Notes to Pack in the Time Machine


Before going back to Monday night, I would first ask the time machine operator to stop in this era, when we could just zip our people into a ski buggy with some granola bars and a blanket.

Courage. I have now listened to myself on the Lorraine and Bennet show. I made these notes for when I get to travel back in time and do it over again.


It sounds appropriately relaxed and congenial when you say their names. Say Lorraine and/or Bennet 2 – 3 times more, but not right in a row.


Don’t say nose spray say nasal spray.


Refrain from attempting to quote medical opinions/advice from thoughtful experts at Yale and/or Joslin, especially when you’re not quite clear on what you mean.


When you get the part where you tell about your own diagnosis, speak honestly about how actually thrilling it was to be diagnosed, and how you immediately ordered a metallic gold, double pocket Spibelt for your future T-Slim pump and Dexcom—which you were certain you’d need momentarily—but that now nothing has happened (maybe you could say something more specific about low carb life, but tread carefully here as it is easy to sound like a douche and/or overly paleo) and the sight of the metallic gold Spibelt in the sock drawer haunts you. But not in the oooOOOoooo you have a disease way but in the ooOOOOooo hold your horses/you REALLY jumped the gun way.


You should have explained that every once in a while you eat two bananas or chocolate chips by the handful and then test your blood sugar to make sure you’ve still got the magic. If anyone listened carefully, you sounded like a low carb prig.


And you could have said be careful what you wish for, hardy har har. “What parent hasn’t wished they could have diabetes instead of their child?” you could have asked, forming an immediate a bond with any listener/parent whose heart would have grown wistful and increasingly fond of you. And you could have made a crack about the wish fairy forgetting the other half which could have been a segue into…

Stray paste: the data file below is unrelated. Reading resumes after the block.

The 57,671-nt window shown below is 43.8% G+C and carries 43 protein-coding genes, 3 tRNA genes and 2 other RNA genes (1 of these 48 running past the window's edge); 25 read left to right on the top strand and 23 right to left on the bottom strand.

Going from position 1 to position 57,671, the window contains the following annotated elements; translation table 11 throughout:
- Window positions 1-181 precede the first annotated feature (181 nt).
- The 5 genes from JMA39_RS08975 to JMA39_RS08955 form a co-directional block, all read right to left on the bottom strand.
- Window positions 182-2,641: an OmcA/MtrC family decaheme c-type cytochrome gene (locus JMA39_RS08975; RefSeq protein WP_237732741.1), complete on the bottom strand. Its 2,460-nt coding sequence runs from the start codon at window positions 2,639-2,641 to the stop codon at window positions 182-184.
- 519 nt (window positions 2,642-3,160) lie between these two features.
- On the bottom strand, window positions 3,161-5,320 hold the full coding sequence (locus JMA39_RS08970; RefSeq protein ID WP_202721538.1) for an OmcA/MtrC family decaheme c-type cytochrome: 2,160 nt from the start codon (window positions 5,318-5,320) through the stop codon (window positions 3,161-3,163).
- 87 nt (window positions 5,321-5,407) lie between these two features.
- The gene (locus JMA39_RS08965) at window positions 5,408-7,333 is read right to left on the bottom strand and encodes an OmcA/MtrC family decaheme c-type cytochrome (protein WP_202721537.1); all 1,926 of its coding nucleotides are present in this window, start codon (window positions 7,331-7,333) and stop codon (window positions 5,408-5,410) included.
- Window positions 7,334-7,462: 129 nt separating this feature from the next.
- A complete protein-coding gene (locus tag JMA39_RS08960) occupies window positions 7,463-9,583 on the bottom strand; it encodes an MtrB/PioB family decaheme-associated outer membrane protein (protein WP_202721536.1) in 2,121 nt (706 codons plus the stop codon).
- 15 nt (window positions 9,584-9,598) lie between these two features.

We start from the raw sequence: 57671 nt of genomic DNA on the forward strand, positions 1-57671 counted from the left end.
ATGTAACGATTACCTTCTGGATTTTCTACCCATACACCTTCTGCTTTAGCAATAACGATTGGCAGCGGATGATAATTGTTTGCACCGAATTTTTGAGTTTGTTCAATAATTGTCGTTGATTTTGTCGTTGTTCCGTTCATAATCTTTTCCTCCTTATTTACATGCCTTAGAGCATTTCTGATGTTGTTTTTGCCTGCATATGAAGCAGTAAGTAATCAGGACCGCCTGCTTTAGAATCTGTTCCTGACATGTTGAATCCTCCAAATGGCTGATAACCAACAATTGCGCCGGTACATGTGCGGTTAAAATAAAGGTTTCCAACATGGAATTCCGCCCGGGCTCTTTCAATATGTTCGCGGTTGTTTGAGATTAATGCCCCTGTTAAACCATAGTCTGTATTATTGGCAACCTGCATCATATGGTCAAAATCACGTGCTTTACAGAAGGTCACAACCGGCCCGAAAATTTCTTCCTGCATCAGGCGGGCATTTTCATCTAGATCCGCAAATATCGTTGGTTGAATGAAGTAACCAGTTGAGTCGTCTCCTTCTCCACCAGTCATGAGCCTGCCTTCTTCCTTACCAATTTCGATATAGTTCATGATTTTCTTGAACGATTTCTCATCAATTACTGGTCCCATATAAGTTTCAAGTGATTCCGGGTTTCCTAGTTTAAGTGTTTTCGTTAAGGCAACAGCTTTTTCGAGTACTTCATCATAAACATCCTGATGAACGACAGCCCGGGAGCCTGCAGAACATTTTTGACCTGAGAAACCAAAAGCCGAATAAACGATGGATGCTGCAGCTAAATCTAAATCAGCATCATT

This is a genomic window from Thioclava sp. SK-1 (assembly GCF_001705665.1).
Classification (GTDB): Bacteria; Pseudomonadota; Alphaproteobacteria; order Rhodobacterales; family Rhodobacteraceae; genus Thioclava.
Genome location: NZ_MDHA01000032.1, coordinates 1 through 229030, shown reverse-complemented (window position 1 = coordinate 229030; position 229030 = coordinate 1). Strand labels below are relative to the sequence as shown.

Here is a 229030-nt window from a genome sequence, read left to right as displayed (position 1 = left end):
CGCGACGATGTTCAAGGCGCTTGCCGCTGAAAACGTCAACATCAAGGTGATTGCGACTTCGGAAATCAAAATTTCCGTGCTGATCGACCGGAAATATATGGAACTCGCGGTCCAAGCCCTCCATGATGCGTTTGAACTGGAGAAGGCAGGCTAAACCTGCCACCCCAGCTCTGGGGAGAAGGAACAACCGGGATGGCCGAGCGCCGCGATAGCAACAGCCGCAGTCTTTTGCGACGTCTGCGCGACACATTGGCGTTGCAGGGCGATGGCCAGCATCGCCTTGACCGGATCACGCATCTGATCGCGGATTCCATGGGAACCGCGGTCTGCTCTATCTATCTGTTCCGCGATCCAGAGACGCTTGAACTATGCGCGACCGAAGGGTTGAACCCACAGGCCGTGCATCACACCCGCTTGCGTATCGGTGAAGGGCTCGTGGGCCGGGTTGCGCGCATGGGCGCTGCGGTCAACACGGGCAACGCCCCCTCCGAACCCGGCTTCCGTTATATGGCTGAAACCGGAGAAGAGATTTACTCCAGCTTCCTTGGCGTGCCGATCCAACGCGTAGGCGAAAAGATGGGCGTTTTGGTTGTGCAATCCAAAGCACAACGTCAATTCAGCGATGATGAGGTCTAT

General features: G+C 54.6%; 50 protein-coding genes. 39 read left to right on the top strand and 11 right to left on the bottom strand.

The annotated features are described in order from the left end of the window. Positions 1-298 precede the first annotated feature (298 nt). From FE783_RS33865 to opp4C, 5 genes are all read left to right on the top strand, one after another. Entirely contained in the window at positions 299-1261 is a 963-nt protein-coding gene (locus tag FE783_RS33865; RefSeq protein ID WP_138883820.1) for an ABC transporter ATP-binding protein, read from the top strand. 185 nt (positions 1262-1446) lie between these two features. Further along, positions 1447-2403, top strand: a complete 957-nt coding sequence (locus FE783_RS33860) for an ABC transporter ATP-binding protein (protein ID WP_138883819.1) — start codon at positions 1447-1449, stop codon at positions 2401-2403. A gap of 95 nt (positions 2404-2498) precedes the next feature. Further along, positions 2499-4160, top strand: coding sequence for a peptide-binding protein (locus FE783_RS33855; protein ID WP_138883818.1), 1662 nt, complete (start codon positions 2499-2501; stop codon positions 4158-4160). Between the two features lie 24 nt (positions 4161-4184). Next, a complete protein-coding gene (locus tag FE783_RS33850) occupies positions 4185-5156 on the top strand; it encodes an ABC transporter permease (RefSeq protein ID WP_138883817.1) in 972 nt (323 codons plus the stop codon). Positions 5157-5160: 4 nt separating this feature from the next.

Drug trials!


And then you should have said that, although unimpressed by science miracles, Jack is a very kind and polite person.


And when Lorraine said the part about—when Caleb was diagnosed all those years ago—TrialNet was sort of meh, and hadn’t mentioned anything about children being possibly eligible for drug trials, you should have encouraged her to sign them up now! But not in a pushy way. Figure out a way to say that in a nice way. You should have said things that made TrialNet appealing, instead of just being a big blubbery ball of who knows? And it might work.


Bitterly mention that your sister had gestational diabetes, which is what made YOU have to drink the OGTT syrup all those (two) other times before you were an actual diabetes person, so you’ve probably had to drink it by now a total of about seven times. Ask why Bennet didn’t have to drink it ever, and if he did have to drink it one day, what flavor does he think he would pick?


And you really should have mentioned this:

There is a REAL DIABETES THING HAPPENING called Bigfoot. Initially, when I read the headline, I thought it must be related to some kind of online surprise party for me. It is not. It is real things really happening.

People are amazing. From Diatribe:

“an unknown person, dubbed “Bigfoot” at the time, had hacked together a “homebrew artificial pancreas” for his son. It turns out that “Bigfoot” is type 1 dad/husband Bryan Mazlish: his pediatrician wife and eight-year-old son have been using closed-loop automation of insulin delivery for over two years or more than 30,000 hours!”



  1. type1dmom · March 4, 2015

    I love this. I have horrible concentration/focus issues and get too distracted listening to podcasts so I was not able to listen to the whole podcast of you on the Lorraine and Bennett show (see what I did there?). But… I just wanted to comment about your last point. I have seen “Bigfoot” mentioned several times in the past few weeks in reference to Bigfoot Biopharmaceuticals (which I guess is, in part, thanks to Lane Desbourough who used to work for Dexcom and also had a hand in nightscout and some other amazing things in the d-world) and EVERY.SINGLE.TIME I see/hear Bigfoot mentioned in relation to diabetes I think people are talking about YOU and I have to go “Katy didn’t mention on her blog that she’s running this diabetes related company now” And then it hits me.